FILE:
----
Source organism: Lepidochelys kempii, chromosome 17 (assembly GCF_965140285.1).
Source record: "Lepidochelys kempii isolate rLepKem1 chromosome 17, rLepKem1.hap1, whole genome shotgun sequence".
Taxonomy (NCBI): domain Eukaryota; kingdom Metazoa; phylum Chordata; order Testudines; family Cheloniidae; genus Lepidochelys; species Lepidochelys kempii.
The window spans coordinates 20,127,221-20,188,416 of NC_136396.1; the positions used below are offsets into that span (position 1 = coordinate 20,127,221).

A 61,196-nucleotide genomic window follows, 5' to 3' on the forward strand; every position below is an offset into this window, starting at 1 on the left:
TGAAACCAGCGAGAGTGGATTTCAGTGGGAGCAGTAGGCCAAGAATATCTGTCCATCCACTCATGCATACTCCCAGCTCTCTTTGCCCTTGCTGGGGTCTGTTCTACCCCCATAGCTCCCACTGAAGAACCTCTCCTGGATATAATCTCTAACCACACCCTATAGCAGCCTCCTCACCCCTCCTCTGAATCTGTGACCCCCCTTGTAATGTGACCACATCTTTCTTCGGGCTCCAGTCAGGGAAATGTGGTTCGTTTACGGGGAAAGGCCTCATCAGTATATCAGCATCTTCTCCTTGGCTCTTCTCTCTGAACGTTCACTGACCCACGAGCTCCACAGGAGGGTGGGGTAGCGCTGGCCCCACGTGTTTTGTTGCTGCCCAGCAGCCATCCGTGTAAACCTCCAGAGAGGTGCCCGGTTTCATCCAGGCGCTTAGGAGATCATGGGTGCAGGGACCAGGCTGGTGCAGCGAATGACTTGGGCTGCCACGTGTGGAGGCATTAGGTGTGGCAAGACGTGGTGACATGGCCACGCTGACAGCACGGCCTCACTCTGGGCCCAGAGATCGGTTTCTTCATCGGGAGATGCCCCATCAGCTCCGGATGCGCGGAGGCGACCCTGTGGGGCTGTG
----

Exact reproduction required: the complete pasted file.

Source organism: Lepidochelys kempii, chromosome 17 (assembly GCF_965140285.1).
Source record: "Lepidochelys kempii isolate rLepKem1 chromosome 17, rLepKem1.hap1, whole genome shotgun sequence".
Taxonomy (NCBI): domain Eukaryota; kingdom Metazoa; phylum Chordata; order Testudines; family Cheloniidae; genus Lepidochelys; species Lepidochelys kempii.
The window spans coordinates 20,127,221-20,188,416 of NC_136396.1; the positions used below are offsets into that span (position 1 = coordinate 20,127,221).

A 61,196-nucleotide genomic window follows, 5' to 3' on the forward strand; every position below is an offset into this window, starting at 1 on the left:
TGAAACCAGCGAGAGTGGATTTCAGTGGGAGCAGTAGGCCAAGAATATCTGTCCATCCACTCATGCATACTCCCAGCTCTCTTTGCCCTTGCTGGGGTCTGTTCTACCCCCATAGCTCCCACTGAAGAACCTCTCCTGGATATAATCTCTAACCACACCCTATAGCAGCCTCCTCACCCCTCCTCTGAATCTGTGACCCCCCTTGTAATGTGACCACATCTTTCTTCGGGCTCCAGTCAGGGAAATGTGGTTCGTTTACGGGGAAAGGCCTCATCAGTATATCAGCATCTTCTCCTTGGCTCTTCTCTCTGAACGTTCACTGACCCACGAGCTCCACAGGAGGGTGGGGTAGCGCTGGCCCCACGTGTTTTGTTGCTGCCCAGCAGCCATCCGTGTAAACCTCCAGAGAGGTGCCCGGTTTCATCCAGGCGCTTAGGAGATCATGGGTGCAGGGACCAGGCTGGTGCAGCGAATGACTTGGGCTGCCACGTGTGGAGGCATTAGGTGTGGCAAGACGTGGTGACATGGCCACGCTGACAGCACGGCCTCACTCTGGGCCCAGAGATCGGTTTCTTCATCGGGAGATGCCCCATCAGCTCCGGATGCGCGGAGGCGACCCTGTGGGGCTGTG